Tea and cake in a secret Italian village…

Rossella di Bidino is back with another guest post in our travel series focussing on Rome and its surrounding areas. This time, its off to an old, once-crumbling city, now bohemian, artisan community, set high above an ancient valley…

Image: An American in Rome

In a the province of Viterbo, less than an hour away from Rome, lies a quaint, medieval village called Calcata. With 924 inhabitants, Calcata is not your typical tourist attraction. It can feel like a ghost city at times,  a sort of secret world where one would arrive and lose touch with time outside.

In the 1930s, Old Calcata, Calcata Vecchia, was abandoned on fears of the city crags crumbling. A new village, Calcata Nuova, was built on a higher plateau, not far away. In the 1970s, however, Calcata Vecchia was rediscovered: creative people from all over the world arrived, almost by chance, and began to to restore the village. Unlike touristic Rome, which is bustling and alive, in Calcata you find silence, a certain sleepy stillness, and glimpses of artisans amongst the ancient architecture.

101 tea room_calcata detail

In the middle of that dreaming village, Gemma, owner of tea house, La Sala, decided to make her home, 32 years ago. “My story began in Paris – I was visiting a friend of mine. Walking around Paris I saw Mariage Freres and decided to spend all my money in tea. I came back to Calcata and almost immediately opened a tea room.” That was 23 years ago.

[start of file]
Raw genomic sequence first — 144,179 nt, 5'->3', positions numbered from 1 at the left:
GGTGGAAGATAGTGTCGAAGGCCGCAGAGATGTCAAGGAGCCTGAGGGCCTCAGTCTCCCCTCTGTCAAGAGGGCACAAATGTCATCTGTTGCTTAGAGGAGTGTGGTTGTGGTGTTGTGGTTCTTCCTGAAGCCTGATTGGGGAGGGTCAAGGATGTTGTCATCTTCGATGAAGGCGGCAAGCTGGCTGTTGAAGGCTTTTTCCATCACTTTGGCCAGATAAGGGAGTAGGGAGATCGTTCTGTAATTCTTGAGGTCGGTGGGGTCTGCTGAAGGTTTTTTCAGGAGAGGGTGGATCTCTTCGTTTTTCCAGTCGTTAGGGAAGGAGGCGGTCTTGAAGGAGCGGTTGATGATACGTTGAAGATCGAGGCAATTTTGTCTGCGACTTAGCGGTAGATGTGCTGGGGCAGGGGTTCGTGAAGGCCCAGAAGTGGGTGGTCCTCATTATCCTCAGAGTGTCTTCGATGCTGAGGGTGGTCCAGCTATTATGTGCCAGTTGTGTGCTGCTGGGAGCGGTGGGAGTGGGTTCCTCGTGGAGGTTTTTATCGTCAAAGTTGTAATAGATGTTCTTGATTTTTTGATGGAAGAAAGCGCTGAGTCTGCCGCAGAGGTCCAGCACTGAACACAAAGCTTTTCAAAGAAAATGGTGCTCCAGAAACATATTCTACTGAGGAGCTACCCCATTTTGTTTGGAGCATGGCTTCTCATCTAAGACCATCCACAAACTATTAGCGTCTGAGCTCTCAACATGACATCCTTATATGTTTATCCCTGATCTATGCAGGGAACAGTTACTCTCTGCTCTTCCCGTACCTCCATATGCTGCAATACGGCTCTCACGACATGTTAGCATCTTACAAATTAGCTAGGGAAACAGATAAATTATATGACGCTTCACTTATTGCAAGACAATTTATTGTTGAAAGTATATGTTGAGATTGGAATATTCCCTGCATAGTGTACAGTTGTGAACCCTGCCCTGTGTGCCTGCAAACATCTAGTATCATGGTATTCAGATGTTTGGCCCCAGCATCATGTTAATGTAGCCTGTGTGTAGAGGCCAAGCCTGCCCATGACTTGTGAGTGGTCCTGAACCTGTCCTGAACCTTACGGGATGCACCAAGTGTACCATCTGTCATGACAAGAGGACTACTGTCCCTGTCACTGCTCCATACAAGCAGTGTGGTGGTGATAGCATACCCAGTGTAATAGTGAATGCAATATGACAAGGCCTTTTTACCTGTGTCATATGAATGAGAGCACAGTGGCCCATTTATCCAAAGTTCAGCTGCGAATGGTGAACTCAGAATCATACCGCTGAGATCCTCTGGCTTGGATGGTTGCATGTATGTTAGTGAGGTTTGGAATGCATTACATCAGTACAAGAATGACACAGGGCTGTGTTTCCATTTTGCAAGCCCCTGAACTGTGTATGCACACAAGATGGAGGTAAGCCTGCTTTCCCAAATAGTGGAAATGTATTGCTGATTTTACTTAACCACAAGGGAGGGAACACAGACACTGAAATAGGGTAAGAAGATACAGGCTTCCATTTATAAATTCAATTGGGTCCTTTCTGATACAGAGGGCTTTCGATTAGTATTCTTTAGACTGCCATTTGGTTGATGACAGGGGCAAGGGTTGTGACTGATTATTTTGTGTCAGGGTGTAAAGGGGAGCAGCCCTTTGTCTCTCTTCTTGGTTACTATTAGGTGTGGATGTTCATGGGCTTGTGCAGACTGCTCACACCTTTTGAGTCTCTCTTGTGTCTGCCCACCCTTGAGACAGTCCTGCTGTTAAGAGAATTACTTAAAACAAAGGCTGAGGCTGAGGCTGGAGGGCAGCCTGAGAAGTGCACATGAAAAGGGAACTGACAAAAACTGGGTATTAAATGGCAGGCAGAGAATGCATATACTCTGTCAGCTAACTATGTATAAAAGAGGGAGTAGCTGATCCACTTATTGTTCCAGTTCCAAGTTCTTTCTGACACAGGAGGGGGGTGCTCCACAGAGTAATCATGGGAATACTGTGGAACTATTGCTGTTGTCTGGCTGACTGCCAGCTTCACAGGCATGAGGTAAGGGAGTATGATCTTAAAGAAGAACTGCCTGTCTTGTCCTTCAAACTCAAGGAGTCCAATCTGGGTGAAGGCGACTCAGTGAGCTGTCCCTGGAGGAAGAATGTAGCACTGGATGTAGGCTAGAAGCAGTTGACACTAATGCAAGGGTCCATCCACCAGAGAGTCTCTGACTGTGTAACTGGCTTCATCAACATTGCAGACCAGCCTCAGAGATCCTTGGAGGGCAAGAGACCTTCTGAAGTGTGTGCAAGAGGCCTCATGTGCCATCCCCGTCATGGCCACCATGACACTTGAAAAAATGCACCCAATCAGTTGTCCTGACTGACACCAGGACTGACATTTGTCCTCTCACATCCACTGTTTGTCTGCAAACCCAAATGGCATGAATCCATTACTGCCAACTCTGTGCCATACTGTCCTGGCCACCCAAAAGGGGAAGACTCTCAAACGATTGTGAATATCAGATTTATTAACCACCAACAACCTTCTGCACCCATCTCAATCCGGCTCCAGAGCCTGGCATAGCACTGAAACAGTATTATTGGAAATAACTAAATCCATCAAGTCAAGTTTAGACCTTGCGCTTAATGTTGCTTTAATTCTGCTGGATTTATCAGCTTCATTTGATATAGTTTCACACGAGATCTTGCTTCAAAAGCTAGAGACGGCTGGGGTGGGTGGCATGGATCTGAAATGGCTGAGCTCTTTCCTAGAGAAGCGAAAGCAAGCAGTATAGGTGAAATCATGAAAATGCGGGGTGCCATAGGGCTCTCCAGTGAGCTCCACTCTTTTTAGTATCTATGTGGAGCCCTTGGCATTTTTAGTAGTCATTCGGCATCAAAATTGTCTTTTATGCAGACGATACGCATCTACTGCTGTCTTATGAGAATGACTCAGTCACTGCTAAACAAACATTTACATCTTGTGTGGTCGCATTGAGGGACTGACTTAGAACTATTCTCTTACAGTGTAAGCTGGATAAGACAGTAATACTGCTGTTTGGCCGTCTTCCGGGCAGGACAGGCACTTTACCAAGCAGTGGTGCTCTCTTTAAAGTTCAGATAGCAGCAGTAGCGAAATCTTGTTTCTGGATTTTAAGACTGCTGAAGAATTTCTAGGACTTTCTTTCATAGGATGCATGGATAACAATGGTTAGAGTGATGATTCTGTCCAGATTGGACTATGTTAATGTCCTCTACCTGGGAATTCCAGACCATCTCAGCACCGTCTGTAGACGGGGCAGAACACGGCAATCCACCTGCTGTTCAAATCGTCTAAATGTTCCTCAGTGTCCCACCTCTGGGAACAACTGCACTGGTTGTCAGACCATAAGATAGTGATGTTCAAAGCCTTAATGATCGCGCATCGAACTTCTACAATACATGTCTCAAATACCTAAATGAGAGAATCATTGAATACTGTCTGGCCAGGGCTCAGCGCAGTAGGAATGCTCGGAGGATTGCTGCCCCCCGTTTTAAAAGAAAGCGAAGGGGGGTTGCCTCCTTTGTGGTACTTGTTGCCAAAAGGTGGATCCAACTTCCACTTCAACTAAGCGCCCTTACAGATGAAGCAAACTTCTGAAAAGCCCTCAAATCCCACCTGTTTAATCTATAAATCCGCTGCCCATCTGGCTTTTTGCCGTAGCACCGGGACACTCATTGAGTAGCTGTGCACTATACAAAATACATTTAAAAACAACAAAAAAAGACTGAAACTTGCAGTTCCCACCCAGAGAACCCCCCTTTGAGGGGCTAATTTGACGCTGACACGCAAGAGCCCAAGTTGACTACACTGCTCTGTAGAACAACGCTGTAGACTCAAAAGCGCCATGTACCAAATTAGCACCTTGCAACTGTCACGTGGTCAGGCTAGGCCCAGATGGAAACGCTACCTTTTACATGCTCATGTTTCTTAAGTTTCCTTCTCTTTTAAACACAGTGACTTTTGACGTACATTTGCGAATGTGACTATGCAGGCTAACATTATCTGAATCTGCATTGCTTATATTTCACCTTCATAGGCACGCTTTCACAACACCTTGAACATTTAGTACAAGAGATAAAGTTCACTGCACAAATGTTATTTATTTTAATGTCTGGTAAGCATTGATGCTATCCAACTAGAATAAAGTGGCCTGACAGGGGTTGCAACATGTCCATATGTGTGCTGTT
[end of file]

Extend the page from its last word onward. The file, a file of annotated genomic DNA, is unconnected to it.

101 tea room_on the way101 tea room_teapots

La Sala offers 101 different types of teas. After many years of existence, La Sala’s tea list is rather elaborate; it still has Gemma’s first blend, however: the 101 Tea with its scents of vanilla, jasmine, rose, bergamot and tangerine. Other teas on offer include African Sunset (mango, hibiscus and spices),  and Indian Dream (cinnamon, orange, cardamom). There are also classic teas and oriental teas (Oolong tea, for example).

101 tea room_tea and cake (1)

“People told me I was crazy. Tea in Italy. Italians drink only coffee,” Gemma says. Sometimes, it still happens that someone asks for a coffee in the tea house. It is possible to get a coffee in La Sala, although, to be honest, the magic word really is “tea”.

101 tea room_table

“Every day I’m happy to wake up and come here. I love my job”.

La Sala has small, cozy rooms, but on a hot day, the place to be is on the upstairs terrace with a stunning view of the Treja Valley dropping away from Calcata.

“Alas, my favorite tea room doesn’t exist anymore. It was Patisserie Alsacienne chez Bloch in Ghent. I was in my world there with porcelain and silver teapots, great patisserie and special guests.” Despite that, Gemma should be pretty aware of the importance of her tea room for people like me.